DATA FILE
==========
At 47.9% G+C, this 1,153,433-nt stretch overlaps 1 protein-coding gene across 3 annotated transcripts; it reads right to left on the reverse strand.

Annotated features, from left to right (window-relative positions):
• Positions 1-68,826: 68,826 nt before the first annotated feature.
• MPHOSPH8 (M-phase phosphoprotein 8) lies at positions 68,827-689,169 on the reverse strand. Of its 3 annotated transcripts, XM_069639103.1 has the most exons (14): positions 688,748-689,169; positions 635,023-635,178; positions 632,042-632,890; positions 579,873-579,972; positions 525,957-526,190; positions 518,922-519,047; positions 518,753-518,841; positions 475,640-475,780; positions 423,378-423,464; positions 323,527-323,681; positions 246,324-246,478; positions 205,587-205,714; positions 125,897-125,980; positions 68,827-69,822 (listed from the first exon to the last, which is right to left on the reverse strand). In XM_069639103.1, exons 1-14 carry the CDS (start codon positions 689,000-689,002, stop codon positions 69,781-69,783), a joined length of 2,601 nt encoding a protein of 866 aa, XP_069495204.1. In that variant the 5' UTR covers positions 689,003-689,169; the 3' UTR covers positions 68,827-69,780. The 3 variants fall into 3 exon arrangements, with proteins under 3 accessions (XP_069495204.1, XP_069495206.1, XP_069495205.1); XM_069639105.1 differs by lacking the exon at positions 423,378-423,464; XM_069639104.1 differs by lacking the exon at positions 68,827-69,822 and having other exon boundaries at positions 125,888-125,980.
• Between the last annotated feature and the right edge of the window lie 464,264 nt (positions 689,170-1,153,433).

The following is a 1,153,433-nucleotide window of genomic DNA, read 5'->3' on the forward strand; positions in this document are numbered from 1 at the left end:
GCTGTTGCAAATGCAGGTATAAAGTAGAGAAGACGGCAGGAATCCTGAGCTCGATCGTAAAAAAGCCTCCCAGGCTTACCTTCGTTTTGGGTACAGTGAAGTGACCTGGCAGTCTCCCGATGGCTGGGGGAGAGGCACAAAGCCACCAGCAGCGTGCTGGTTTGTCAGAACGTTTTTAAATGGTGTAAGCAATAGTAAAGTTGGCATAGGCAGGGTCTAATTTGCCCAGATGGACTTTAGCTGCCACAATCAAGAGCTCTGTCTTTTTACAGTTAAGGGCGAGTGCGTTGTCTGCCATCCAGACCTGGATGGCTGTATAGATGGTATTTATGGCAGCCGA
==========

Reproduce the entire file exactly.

At 47.9% G+C, this 1,153,433-nt stretch overlaps 1 protein-coding gene across 3 annotated transcripts; it reads right to left on the reverse strand.

Annotated features, from left to right (window-relative positions):
• Positions 1-68,826: 68,826 nt before the first annotated feature.
• MPHOSPH8 (M-phase phosphoprotein 8) lies at positions 68,827-689,169 on the reverse strand. Of its 3 annotated transcripts, XM_069639103.1 has the most exons (14): positions 688,748-689,169; positions 635,023-635,178; positions 632,042-632,890; positions 579,873-579,972; positions 525,957-526,190; positions 518,922-519,047; positions 518,753-518,841; positions 475,640-475,780; positions 423,378-423,464; positions 323,527-323,681; positions 246,324-246,478; positions 205,587-205,714; positions 125,897-125,980; positions 68,827-69,822 (listed from the first exon to the last, which is right to left on the reverse strand). In XM_069639103.1, exons 1-14 carry the CDS (start codon positions 689,000-689,002, stop codon positions 69,781-69,783), a joined length of 2,601 nt encoding a protein of 866 aa, XP_069495204.1. In that variant the 5' UTR covers positions 689,003-689,169; the 3' UTR covers positions 68,827-69,780. The 3 variants fall into 3 exon arrangements, with proteins under 3 accessions (XP_069495204.1, XP_069495206.1, XP_069495205.1); XM_069639105.1 differs by lacking the exon at positions 423,378-423,464; XM_069639104.1 differs by lacking the exon at positions 68,827-69,822 and having other exon boundaries at positions 125,888-125,980.
• Between the last annotated feature and the right edge of the window lie 464,264 nt (positions 689,170-1,153,433).

The following is a 1,153,433-nucleotide window of genomic DNA, read 5'->3' on the forward strand; positions in this document are numbered from 1 at the left end:
GCTGTTGCAAATGCAGGTATAAAGTAGAGAAGACGGCAGGAATCCTGAGCTCGATCGTAAAAAAGCCTCCCAGGCTTACCTTCGTTTTGGGTACAGTGAAGTGACCTGGCAGTCTCCCGATGGCTGGGGGAGAGGCACAAAGCCACCAGCAGCGTGCTGGTTTGTCAGAACGTTTTTAAATGGTGTAAGCAATAGTAAAGTTGGCATAGGCAGGGTCTAATTTGCCCAGATGGACTTTAGCTGCCACAATCAAGAGCTCTGTCTTTTTACAGTTAAGGGCGAGTGCGTTGTCTGCCATCCAGACCTGGATGGCTGTATAGATGGTATTTATGGCAGCCGA